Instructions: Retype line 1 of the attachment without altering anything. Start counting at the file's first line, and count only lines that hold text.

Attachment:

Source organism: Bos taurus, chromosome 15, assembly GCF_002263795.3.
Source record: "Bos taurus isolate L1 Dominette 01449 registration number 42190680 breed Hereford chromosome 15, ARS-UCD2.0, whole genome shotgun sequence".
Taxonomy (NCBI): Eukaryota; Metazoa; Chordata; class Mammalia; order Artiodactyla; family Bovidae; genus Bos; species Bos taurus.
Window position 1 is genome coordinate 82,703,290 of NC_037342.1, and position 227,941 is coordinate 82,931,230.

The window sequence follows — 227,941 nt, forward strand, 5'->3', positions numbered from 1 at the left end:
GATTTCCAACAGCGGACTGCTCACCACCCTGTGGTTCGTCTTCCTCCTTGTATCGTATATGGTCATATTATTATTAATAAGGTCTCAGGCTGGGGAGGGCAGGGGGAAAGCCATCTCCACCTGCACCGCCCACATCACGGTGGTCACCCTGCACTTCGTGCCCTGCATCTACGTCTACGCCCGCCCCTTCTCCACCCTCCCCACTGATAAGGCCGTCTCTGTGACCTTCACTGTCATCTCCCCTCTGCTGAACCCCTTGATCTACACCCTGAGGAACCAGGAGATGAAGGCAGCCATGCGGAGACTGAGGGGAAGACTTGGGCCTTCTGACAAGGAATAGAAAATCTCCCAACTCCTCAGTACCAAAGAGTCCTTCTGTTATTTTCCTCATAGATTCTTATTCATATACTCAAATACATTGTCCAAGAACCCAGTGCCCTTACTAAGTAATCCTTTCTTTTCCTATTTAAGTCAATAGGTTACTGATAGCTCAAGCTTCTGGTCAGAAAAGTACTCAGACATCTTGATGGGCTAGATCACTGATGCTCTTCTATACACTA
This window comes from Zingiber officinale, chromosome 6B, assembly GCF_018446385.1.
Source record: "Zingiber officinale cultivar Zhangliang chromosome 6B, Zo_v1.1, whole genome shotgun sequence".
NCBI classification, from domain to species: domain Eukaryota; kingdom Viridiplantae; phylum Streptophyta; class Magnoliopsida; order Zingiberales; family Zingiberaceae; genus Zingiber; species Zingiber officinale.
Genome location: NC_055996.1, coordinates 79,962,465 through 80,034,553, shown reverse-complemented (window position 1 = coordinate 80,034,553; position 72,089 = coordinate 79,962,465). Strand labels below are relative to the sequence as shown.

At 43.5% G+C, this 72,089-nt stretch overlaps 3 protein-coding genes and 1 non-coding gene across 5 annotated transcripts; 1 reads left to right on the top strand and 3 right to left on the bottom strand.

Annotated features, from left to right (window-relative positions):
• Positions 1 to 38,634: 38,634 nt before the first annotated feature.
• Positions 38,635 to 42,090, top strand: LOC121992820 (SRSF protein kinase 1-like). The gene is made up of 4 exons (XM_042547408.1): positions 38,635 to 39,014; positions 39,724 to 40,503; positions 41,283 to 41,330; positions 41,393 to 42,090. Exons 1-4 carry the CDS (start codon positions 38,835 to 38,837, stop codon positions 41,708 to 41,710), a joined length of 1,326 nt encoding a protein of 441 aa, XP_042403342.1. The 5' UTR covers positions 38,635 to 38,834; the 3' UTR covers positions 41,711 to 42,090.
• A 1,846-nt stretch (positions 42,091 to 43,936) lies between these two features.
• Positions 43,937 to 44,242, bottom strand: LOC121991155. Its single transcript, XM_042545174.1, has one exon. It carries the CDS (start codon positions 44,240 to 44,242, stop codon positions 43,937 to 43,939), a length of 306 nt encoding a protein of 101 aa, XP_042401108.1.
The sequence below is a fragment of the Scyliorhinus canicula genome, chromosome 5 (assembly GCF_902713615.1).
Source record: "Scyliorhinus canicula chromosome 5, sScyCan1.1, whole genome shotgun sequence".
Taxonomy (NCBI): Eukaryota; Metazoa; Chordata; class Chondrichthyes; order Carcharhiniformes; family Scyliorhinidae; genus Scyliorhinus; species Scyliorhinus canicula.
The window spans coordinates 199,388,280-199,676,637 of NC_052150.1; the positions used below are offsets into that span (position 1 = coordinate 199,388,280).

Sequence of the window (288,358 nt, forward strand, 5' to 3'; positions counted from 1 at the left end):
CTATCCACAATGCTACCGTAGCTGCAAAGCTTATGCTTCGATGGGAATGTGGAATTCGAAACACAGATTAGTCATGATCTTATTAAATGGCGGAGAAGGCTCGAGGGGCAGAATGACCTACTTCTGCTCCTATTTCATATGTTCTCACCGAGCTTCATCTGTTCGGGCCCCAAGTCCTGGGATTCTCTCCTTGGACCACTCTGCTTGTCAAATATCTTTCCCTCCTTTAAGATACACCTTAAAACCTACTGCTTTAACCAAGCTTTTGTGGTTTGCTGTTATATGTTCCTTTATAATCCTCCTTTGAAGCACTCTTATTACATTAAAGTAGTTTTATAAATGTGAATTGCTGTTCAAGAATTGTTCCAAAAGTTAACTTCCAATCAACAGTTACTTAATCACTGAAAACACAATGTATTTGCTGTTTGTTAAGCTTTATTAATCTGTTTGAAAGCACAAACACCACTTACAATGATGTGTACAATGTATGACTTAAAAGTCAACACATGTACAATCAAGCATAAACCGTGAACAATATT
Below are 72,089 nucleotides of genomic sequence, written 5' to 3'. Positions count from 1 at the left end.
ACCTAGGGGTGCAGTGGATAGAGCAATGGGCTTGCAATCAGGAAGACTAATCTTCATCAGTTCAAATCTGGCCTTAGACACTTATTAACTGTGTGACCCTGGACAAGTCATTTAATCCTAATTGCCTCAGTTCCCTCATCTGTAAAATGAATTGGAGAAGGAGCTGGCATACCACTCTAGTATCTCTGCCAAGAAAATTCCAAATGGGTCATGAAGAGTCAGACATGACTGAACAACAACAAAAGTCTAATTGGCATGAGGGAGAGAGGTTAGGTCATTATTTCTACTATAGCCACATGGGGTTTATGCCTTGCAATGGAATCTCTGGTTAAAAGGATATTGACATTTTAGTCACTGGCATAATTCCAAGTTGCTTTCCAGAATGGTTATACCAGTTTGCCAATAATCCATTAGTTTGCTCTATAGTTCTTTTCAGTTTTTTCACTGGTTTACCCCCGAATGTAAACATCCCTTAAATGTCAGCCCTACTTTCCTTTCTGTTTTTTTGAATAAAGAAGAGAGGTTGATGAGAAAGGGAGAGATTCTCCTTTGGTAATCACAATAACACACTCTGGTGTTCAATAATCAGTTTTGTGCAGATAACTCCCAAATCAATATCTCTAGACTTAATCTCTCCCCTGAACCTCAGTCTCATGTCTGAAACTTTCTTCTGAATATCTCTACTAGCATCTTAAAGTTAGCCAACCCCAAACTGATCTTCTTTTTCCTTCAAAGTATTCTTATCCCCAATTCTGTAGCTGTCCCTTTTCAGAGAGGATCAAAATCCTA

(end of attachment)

Source organism: Bos taurus, chromosome 15, assembly GCF_002263795.3.